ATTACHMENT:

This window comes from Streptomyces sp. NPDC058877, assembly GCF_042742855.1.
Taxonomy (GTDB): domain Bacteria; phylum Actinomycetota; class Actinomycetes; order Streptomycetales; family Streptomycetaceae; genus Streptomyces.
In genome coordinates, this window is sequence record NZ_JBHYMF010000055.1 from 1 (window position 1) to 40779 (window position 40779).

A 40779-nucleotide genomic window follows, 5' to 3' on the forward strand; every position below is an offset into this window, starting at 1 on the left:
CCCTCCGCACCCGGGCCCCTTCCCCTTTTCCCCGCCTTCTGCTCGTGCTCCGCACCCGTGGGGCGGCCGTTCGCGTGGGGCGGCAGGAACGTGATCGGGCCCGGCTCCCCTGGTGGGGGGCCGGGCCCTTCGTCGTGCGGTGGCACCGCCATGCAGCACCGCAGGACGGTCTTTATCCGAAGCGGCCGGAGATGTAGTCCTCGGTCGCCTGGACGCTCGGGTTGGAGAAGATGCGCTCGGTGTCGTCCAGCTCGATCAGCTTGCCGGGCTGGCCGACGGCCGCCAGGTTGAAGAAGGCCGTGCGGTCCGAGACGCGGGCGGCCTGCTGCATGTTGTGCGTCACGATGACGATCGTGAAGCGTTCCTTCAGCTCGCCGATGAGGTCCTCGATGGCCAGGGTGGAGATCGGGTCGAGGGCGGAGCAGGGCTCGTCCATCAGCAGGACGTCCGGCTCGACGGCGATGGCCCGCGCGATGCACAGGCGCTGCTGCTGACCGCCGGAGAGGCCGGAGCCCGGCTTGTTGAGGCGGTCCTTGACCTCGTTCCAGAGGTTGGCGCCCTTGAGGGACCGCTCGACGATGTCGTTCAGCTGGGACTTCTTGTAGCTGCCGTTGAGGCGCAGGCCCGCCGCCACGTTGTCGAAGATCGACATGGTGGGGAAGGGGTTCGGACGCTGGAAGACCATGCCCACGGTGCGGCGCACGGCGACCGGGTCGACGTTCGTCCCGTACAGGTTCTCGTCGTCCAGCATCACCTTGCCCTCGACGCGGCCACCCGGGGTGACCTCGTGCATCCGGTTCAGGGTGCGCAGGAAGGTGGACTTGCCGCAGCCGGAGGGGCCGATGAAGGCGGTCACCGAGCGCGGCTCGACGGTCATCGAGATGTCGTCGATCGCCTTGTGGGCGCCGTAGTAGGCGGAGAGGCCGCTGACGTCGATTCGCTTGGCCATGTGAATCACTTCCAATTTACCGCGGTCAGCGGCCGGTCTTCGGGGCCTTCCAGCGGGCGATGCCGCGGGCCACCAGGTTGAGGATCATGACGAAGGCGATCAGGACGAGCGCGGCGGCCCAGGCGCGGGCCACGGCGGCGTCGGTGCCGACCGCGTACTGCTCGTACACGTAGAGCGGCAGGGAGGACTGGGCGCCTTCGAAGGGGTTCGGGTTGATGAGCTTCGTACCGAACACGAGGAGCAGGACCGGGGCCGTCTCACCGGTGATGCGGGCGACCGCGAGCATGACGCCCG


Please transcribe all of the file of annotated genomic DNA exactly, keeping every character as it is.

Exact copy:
This window comes from Streptomyces sp. NPDC058877, assembly GCF_042742855.1.
Taxonomy (GTDB): domain Bacteria; phylum Actinomycetota; class Actinomycetes; order Streptomycetales; family Streptomycetaceae; genus Streptomyces.
In genome coordinates, this window is sequence record NZ_JBHYMF010000055.1 from 1 (window position 1) to 40779 (window position 40779).

A 40779-nucleotide genomic window follows, 5' to 3' on the forward strand; every position below is an offset into this window, starting at 1 on the left:
CCCTCCGCACCCGGGCCCCTTCCCCTTTTCCCCGCCTTCTGCTCGTGCTCCGCACCCGTGGGGCGGCCGTTCGCGTGGGGCGGCAGGAACGTGATCGGGCCCGGCTCCCCTGGTGGGGGGCCGGGCCCTTCGTCGTGCGGTGGCACCGCCATGCAGCACCGCAGGACGGTCTTTATCCGAAGCGGCCGGAGATGTAGTCCTCGGTCGCCTGGACGCTCGGGTTGGAGAAGATGCGCTCGGTGTCGTCCAGCTCGATCAGCTTGCCGGGCTGGCCGACGGCCGCCAGGTTGAAGAAGGCCGTGCGGTCCGAGACGCGGGCGGCCTGCTGCATGTTGTGCGTCACGATGACGATCGTGAAGCGTTCCTTCAGCTCGCCGATGAGGTCCTCGATGGCCAGGGTGGAGATCGGGTCGAGGGCGGAGCAGGGCTCGTCCATCAGCAGGACGTCCGGCTCGACGGCGATGGCCCGCGCGATGCACAGGCGCTGCTGCTGACCGCCGGAGAGGCCGGAGCCCGGCTTGTTGAGGCGGTCCTTGACCTCGTTCCAGAGGTTGGCGCCCTTGAGGGACCGCTCGACGATGTCGTTCAGCTGGGACTTCTTGTAGCTGCCGTTGAGGCGCAGGCCCGCCGCCACGTTGTCGAAGATCGACATGGTGGGGAAGGGGTTCGGACGCTGGAAGACCATGCCCACGGTGCGGCGCACGGCGACCGGGTCGACGTTCGTCCCGTACAGGTTCTCGTCGTCCAGCATCACCTTGCCCTCGACGCGGCCACCCGGGGTGACCTCGTGCATCCGGTTCAGGGTGCGCAGGAAGGTGGACTTGCCGCAGCCGGAGGGGCCGATGAAGGCGGTCACCGAGCGCGGCTCGACGGTCATCGAGATGTCGTCGATCGCCTTGTGGGCGCCGTAGTAGGCGGAGAGGCCGCTGACGTCGATTCGCTTGGCCATGTGAATCACTTCCAATTTACCGCGGTCAGCGGCCGGTCTTCGGGGCCTTCCAGCGGGCGATGCCGCGGGCCACCAGGTTGAGGATCATGACGAAGGCGATCAGGACGAGCGCGGCGGCCCAGGCGCGGGCCACGGCGGCGTCGGTGCCGACCGCGTACTGCTCGTACACGTAGAGCGGCAGGGAGGACTGGGCGCCTTCGAAGGGGTTCGGGTTGATGAGCTTCGTACCGAACACGAGGAGCAGGACCGGGGCCGTCTCACCGGTGATGCGGGCGACCGCGAGCATGACGCCCG